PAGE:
disenrolled 22 days before graduation

bigdog77515

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my son is being disenrolled from USAFA this week (22 days before graduating with an aero degree) for having too many demerits. there has been no honor code violations, no criminal problems, etc...

his tie was too short, he missed some class and the straw that broke the camel's back was that his girlfriend stayed the night in his room. before the girlfriend spent the night he was slated to go to pilot training, but now he is being thrown out.

i understand there are rules and they aren't made to be broken. does anyone else deem this excessive? also, what, if any recourse does he have? the process has gone through all the chain of commands and is in the superintendents office as i write this. would an attorney be able to do anything?

hopeless in texas!
 

Arizona

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At this point let your son be the one to lead things bringing an attorney into this situation will do nothing but make it worse. He needs to either speak to his superintendent man to man and show that he will do whatever it takes to graduate. If he can proof that he has the discipline that is required to be an officer they may give him a second chance. Best of luck to him but I urge you not to get involved, let your son deal with this on his on, of course feel free to offer advice but anything further will show that he is not mature enough to deal with things on his own.
 

LineInTheSand

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Seems very appropriate to me. Your son apparently has a pattern of not holding himself accountable, so someone else has to.

I had a classmate on suspended disenrollment for far far less, and the final straw was leaving to pick up freezie pops during drill practice. Boom, gone the week of graduation, even after an appeal.

Having a girlfriend sleep over IS MORE than enough on it's own, for a senior to be disenrolled.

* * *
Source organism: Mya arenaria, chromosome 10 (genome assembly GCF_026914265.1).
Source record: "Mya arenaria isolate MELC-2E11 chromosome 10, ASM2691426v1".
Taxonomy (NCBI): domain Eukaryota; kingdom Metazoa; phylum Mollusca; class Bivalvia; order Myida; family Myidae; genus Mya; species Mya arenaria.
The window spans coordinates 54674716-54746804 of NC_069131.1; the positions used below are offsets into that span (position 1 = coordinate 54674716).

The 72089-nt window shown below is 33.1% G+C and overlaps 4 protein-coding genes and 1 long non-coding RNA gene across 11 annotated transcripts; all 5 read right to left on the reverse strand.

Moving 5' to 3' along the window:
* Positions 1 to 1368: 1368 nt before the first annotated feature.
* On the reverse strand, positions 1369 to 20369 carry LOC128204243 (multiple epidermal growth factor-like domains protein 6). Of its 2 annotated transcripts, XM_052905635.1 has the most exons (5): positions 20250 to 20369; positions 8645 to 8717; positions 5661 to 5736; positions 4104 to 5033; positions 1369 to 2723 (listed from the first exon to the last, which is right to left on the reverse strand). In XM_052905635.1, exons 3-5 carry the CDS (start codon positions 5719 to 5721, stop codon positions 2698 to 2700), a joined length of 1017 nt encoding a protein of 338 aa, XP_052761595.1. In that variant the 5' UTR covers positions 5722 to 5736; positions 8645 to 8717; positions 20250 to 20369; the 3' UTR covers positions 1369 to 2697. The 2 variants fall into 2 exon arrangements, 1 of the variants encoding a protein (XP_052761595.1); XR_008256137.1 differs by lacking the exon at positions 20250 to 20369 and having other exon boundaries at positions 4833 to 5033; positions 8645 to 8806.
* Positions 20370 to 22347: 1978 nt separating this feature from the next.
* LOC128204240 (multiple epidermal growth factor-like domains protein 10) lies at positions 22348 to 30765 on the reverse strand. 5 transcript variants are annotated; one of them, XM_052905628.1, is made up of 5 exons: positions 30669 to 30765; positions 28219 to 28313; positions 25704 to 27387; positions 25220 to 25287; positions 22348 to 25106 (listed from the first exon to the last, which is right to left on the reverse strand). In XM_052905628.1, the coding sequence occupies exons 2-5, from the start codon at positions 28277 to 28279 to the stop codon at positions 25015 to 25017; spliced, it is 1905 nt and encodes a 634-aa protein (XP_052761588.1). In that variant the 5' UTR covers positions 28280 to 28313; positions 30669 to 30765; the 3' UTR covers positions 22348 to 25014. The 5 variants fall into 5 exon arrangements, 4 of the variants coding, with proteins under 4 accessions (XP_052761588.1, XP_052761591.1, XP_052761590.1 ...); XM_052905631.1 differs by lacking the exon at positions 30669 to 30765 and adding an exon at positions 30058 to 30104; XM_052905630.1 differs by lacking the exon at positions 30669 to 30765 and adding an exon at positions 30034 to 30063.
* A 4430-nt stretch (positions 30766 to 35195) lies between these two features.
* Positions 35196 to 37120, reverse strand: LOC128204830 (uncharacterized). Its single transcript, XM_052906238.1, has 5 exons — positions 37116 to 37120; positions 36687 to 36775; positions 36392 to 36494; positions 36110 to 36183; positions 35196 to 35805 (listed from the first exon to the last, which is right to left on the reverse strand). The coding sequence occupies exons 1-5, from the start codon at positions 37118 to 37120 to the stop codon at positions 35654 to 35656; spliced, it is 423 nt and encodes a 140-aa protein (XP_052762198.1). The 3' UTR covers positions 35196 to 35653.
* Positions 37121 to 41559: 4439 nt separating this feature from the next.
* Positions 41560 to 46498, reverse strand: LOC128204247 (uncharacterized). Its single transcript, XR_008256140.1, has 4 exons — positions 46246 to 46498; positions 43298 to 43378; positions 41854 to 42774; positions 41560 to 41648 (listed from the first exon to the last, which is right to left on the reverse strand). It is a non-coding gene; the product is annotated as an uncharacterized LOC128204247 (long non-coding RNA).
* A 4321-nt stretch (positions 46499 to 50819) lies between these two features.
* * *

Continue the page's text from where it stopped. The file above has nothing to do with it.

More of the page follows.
Horrible decision. It's not the first time at an academy. It's not the last time at an academy. However, the punishment is appropriate, 22 before graduation or 122 days before graduation.

The good thing is, this isn't a felony, he's still young and has plenty of his life ahead of him. People make mistakes. Once they accept they made the wrong decision and they're liable for that decision, he'll find something to do with his life. All is not lost... it just won't happen through USAFA.
 

kinnem

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my son is being disenrolled from USAFA this week (22 days before graduating with an aero degree) for having too many demerits. there has been no honor code violations, no criminal problems, etc...

his tie was too short, he missed some class and the straw that broke the camel's back was that his girlfriend stayed the night in his room. before the girlfriend spent the night he was slated to go to pilot training, but now he is being thrown out.

i understand there are rules and they aren't made to be broken. does anyone else deem this excessive? also, what, if any recourse does he have? the process has gone through all the chain of commands and is in the superintendents office as i write this. would an attorney be able to do anything?

hopeless in texas!
I think you need to give him some guidance. Has there been a board? Can he ask for one? Besides worrying about whether he will commission, one also needs to worry about whether he will be required to pay back the Air Force for his education.
 

bigdog77515

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At this point let your son be the one to lead things bringing an attorney into this situation will do nothing but make it worse. He needs to either speak to his superintendent man to man and show that he will do whatever it takes to graduate. If he can proof that he has the discipline that is required to be an officer they may give him a second chance. Best of luck to him but I urge you not to get involved, let your son deal with this on his on, of course feel free to offer advice but anything further will show that he is not mature enough to deal with things on his own.
i haven't done anything. it's up to him. he made his bed and will now have to sleep in it. just wondering out loud.
 

LineInTheSand

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i haven't done anything. it's up to him. he made his bed and will now have to sleep in it. just wondering out loud.
Great outlook. Not easy to have I'm sure.

At CGA, cadets being disenrolled could appeal the decision. I don't think it will work, but, if USAFA has the same system, it is an option.
 

bigdog77515

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I think you need to give him some guidance. Has there been a board? Can he ask for one? Besides worrying about whether he will commission, one also needs to worry about whether he will be required to pay back the Air Force for his education.
there has been a board. i think the commission isn't the big thing, it's graduating at this point. carries a 3.0 gpa, which is all for nothing now. pretty sure he'll have to pay back the $.

my problem is that's it's all subjective. are you disenrolled for 200 demerits? 300? criminal problems? honor code violation?

i know it's military and government, but you would think there would be a little bit of human element in the decision-making process to disenroll a cadet.